Posted by John McDougall M.D. on 24 Jul 2015 /
Have you ever wondered how something as natural and omnipresent as sunlight could hurt you? Over eons of evolution (or by Divine creation, if you choose) people have been exposed to the sun’s radiation – you would think by now we would have adapted so as to live in harmony with this enveloping environment. Yet, expert doctors warn us to avoid almost any exposure to these potentially damaging rays – the sun’s radiation is known to suppress our immune system, give us cancer, and cause us premature aging.
However, there is a dilemma: we need this form of radiant energy for good health – in fact, without it, our bodies become diseased with severe bone deformities (rickets). Most recently, research has shown that without the sun’s life-giving energy we are at thirty times greater risk of death from cancer.
Everyone feels better when the sun comes out. In addition to the cosmetic effects of tanning – making people more satisfied with their appearance – sunlight causes people to feel more active, energetic, balanced, strengthened, and less nervous.1 Many people can identify with the low-sunlight, winter depression symptoms of fatigue, lowered motivation, sleepiness, increased appetite, weight gain, irritability, and decreased sociability.2 Nicely summarized, sunshine is health and happiness.
Scientific research shows sunshine to be an effective treatment for rickets, osteomalacia, osteoporosis, acne, eczema, psoriasis, neonatal jaundice, and depression (Seasonal Affective Disorder).7-8 Most recently, solar energy has been found to prolong the life of people with our most common forms of cancer.6-7 All considered, when was the last time you heard of a doctor recommending an hour of an afternoon sunning for a patient’s troubles? Which pharmaceutical company sells sunshine?
Animal experiments reported as early as 1939 provided the first clues about the influence of our diet on the risk of skin damage from sunlight.9 Researchers discovered a diet high in fat increased the numbers of ultraviolet (UV) radiation-induced skin cancers in mice. In the 1980s, studies showed that switching from a high-fat to a low-fat diet immediately after the ultraviolet light exposure reversed the cancer-promoting effects of the high-fat diet.9 These findings suggested that changing a person’s diet, even after exposure to UV light, might prevent future skin cancers, and possibly reverse the effects of the sun’s damage.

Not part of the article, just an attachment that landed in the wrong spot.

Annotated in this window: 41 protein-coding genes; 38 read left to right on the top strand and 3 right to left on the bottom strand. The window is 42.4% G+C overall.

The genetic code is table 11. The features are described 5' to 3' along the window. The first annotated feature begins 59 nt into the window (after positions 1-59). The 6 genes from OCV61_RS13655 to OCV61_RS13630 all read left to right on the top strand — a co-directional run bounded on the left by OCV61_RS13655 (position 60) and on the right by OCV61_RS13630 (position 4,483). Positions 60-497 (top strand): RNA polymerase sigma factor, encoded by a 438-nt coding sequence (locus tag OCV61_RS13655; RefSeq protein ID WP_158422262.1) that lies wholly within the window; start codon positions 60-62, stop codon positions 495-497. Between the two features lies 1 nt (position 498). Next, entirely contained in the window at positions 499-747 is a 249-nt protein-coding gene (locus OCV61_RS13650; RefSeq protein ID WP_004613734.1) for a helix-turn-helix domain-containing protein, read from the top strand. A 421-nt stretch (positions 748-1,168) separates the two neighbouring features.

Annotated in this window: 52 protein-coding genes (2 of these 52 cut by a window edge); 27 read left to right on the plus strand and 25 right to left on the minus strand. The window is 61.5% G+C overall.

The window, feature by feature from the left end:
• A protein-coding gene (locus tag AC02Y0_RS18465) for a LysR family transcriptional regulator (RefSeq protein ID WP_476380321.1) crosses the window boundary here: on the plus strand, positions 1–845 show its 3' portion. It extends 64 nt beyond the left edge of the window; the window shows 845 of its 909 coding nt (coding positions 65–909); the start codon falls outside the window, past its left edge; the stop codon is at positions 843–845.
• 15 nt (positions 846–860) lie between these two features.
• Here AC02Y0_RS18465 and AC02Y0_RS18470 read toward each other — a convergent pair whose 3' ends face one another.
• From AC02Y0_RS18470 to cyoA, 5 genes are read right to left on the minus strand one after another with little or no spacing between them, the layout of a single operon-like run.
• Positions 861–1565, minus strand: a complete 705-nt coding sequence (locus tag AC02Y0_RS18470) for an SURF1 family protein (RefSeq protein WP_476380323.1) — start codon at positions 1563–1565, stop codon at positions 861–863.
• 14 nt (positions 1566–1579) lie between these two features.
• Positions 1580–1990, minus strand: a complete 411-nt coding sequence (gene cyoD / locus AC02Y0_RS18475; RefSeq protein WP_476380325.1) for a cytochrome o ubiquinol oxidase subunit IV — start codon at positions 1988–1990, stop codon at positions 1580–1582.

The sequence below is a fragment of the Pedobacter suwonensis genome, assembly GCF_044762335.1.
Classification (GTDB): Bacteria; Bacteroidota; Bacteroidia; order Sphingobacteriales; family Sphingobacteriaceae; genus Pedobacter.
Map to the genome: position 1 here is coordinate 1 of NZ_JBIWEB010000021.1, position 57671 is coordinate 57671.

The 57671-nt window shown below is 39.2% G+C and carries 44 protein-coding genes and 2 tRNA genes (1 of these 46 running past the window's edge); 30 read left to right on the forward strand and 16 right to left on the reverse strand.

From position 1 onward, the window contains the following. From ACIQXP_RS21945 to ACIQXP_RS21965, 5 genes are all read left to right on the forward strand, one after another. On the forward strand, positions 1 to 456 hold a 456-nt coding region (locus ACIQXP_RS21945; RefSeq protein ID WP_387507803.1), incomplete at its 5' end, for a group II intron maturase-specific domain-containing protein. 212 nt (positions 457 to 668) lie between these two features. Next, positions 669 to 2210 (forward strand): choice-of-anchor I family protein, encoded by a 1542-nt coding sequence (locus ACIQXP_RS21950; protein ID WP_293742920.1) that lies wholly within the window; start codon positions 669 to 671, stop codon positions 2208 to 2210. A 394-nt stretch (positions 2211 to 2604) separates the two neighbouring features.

This may surprise you, but even more than animal (saturated) fat, polyunsaturated oils derived from vegetables (like corn and safflower oils) are found to be the strongest promoters of skin cancers in people and experimental animals, of any foodstuffs that we eat.10 This danger only applies to free oils, like those found in a bottle. Please understand that when the oil is still in its natural state, as part of the components of the fruit or vegetable, it is perfectly safe, and as you know, health-promoting.
The most serious warning about the sun comes from the fear of developing the very deadly skin cancer, melanoma. This fear is unfounded. Research clearly shows that sun exposure has little to do with the cause of this kind of cancer – in fact, there is good evidence that sunshine can help prevent this vicious cancer, and can even slow its growth – doubling a patient’s chances of surviving.11,12 Melanoma is believed to be due to a diet high in fat, especially vegetable oils, and low in fruit and vegetables.13
1) Gambichler T, Bader A, Vojvodic M, Bechara FG, Sauermann K, Altmeyer P, Hoffmann K. Impact of UVA exposure on psychological parameters and circulating serotonin and melatonin.
BMC Dermatol. 2002 Apr 12;2(1):6.
2) Magnusson A. Seasonal affective disorder: an overview. Chronobiol Int. 2003 Mar;20(2):189-207.
6) Egan KM, Sosman JA, Blot WJ. Sunlight and reduced risk of cancer: Is the real story vitamin D? J Natl Cancer Inst. 2005 Feb 2;97(3):161-3.
7) Giovannucci E. The epidemiology of vitamin D and cancer incidence and mortality: A review (United States). Cancer Causes Control. 2005 Mar;16(2):83-95.
8) Hoekstra R. Effect of light therapy on biopterin, neopterin and tryptophan in patients with seasonal affective disorder. Psychiatry Res. 2003 Aug 30;120(1):37-42.
9) Black HS. Influence of dietary factors on actinically-induced skin cancer. Mutat Res. 1998 Nov 9;422(1):185-90.
10) Harris RB, Foote JA, Hakim IA, Bronson DL, Alberts DS. Fatty acid composition of red blood cell membranes and risk of squamous cell carcinoma of the skin. Cancer Epidemiol Biomarkers Prev. 2005 Apr;14(4):906-12.
11) Berwick M, Armstrong BK, Ben-Porat L, Fine J, Kricker A, Eberle C, Barnhill R. Sun exposure and mortality from melanoma. J Natl Cancer Inst. 2005 Feb 2;97(3):195-9.
12) Christophers AJ. Melanoma is not caused by sunlight. Mutat Res. 1998 Nov 9;422(1):113-7.
13) Millen AE, Tucker MA, Hartge P, Halpern A, Elder DE, Guerry D 4th, Holly EA, Sagebiel RW, Potischman N. Diet and melanoma in a case-control study. Cancer Epidemiol Biomarkers Prev. 2004 Jun;13(6):1042-51.